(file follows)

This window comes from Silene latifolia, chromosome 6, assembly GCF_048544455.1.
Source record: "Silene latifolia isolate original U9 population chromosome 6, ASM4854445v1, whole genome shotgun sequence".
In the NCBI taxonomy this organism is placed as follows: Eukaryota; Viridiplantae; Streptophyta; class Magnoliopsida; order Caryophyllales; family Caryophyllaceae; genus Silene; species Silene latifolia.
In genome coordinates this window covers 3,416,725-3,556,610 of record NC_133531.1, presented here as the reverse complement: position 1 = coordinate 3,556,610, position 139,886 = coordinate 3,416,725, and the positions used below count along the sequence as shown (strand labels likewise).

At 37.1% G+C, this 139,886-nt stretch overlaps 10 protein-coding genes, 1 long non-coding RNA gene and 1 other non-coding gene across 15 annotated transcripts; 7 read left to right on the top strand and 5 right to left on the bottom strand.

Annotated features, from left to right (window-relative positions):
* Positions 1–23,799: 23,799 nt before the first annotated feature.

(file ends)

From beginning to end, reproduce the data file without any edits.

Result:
This window comes from Silene latifolia, chromosome 6, assembly GCF_048544455.1.
Source record: "Silene latifolia isolate original U9 population chromosome 6, ASM4854445v1, whole genome shotgun sequence".
In the NCBI taxonomy this organism is placed as follows: Eukaryota; Viridiplantae; Streptophyta; class Magnoliopsida; order Caryophyllales; family Caryophyllaceae; genus Silene; species Silene latifolia.
In genome coordinates this window covers 3,416,725-3,556,610 of record NC_133531.1, presented here as the reverse complement: position 1 = coordinate 3,556,610, position 139,886 = coordinate 3,416,725, and the positions used below count along the sequence as shown (strand labels likewise).

At 37.1% G+C, this 139,886-nt stretch overlaps 10 protein-coding genes, 1 long non-coding RNA gene and 1 other non-coding gene across 15 annotated transcripts; 7 read left to right on the top strand and 5 right to left on the bottom strand.

Annotated features, from left to right (window-relative positions):
* Positions 1–23,799: 23,799 nt before the first annotated feature.